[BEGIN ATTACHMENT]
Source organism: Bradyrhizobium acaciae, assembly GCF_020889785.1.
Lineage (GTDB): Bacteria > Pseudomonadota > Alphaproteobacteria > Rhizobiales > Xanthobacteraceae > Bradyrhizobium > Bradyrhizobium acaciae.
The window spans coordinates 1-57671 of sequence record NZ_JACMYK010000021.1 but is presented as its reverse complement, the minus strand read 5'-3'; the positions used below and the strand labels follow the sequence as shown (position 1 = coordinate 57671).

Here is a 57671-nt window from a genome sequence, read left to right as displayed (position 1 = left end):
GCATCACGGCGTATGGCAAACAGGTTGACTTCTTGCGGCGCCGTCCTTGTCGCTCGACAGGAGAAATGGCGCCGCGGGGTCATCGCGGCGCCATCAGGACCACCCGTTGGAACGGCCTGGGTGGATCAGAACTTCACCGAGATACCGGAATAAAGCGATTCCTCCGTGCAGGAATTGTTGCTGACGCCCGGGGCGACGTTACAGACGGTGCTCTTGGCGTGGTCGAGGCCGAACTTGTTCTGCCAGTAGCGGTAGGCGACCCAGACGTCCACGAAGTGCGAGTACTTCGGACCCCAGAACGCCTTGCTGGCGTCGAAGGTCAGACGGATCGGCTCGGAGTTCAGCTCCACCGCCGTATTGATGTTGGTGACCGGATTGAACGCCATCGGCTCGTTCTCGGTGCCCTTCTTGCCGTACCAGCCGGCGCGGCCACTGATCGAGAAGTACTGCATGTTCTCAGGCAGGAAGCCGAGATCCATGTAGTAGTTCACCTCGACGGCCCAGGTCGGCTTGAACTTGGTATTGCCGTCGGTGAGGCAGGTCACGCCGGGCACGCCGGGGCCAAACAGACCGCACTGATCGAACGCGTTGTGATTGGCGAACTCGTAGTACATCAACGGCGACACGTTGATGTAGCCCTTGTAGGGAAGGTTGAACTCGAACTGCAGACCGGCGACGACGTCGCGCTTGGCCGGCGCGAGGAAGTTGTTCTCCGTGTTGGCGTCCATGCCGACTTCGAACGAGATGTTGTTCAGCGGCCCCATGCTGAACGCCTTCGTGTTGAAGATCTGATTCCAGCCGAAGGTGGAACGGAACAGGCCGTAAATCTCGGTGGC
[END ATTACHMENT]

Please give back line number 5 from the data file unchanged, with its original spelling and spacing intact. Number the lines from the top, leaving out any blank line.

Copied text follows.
GCATCACGGCGTATGGCAAACAGGTTGACTTCTTGCGGCGCCGTCCTTGTCGCTCGACAGGAGAAATGGCGCCGCGGGGTCATCGCGGCGCCATCAGGACCACCCGTTGGAACGGCCTGGGTGGATCAGAACTTCACCGAGATACCGGAATAAAGCGATTCCTCCGTGCAGGAATTGTTGCTGACGCCCGGGGCGACGTTACAGACGGTGCTCTTGGCGTGGTCGAGGCCGAACTTGTTCTGCCAGTAGCGGTAGGCGACCCAGACGTCCACGAAGTGCGAGTACTTCGGACCCCAGAACGCCTTGCTGGCGTCGAAGGTCAGACGGATCGGCTCGGAGTTCAGCTCCACCGCCGTATTGATGTTGGTGACCGGATTGAACGCCATCGGCTCGTTCTCGGTGCCCTTCTTGCCGTACCAGCCGGCGCGGCCACTGATCGAGAAGTACTGCATGTTCTCAGGCAGGAAGCCGAGATCCATGTAGTAGTTCACCTCGACGGCCCAGGTCGGCTTGAACTTGGTATTGCCGTCGGTGAGGCAGGTCACGCCGGGCACGCCGGGGCCAAACAGACCGCACTGATCGAACGCGTTGTGATTGGCGAACTCGTAGTACATCAACGGCGACACGTTGATGTAGCCCTTGTAGGGAAGGTTGAACTCGAACTGCAGACCGGCGACGACGTCGCGCTTGGCCGGCGCGAGGAAGTTGTTCTCCGTGTTGGCGTCCATGCCGACTTCGAACGAGATGTTGTTCAGCGGCCCCATGCTGAACGCCTTCGTGTTGAAGATCTGATTCCAGCCGAAGGTGGAACGGAACAGGCCGTAAATCTCGGTGGC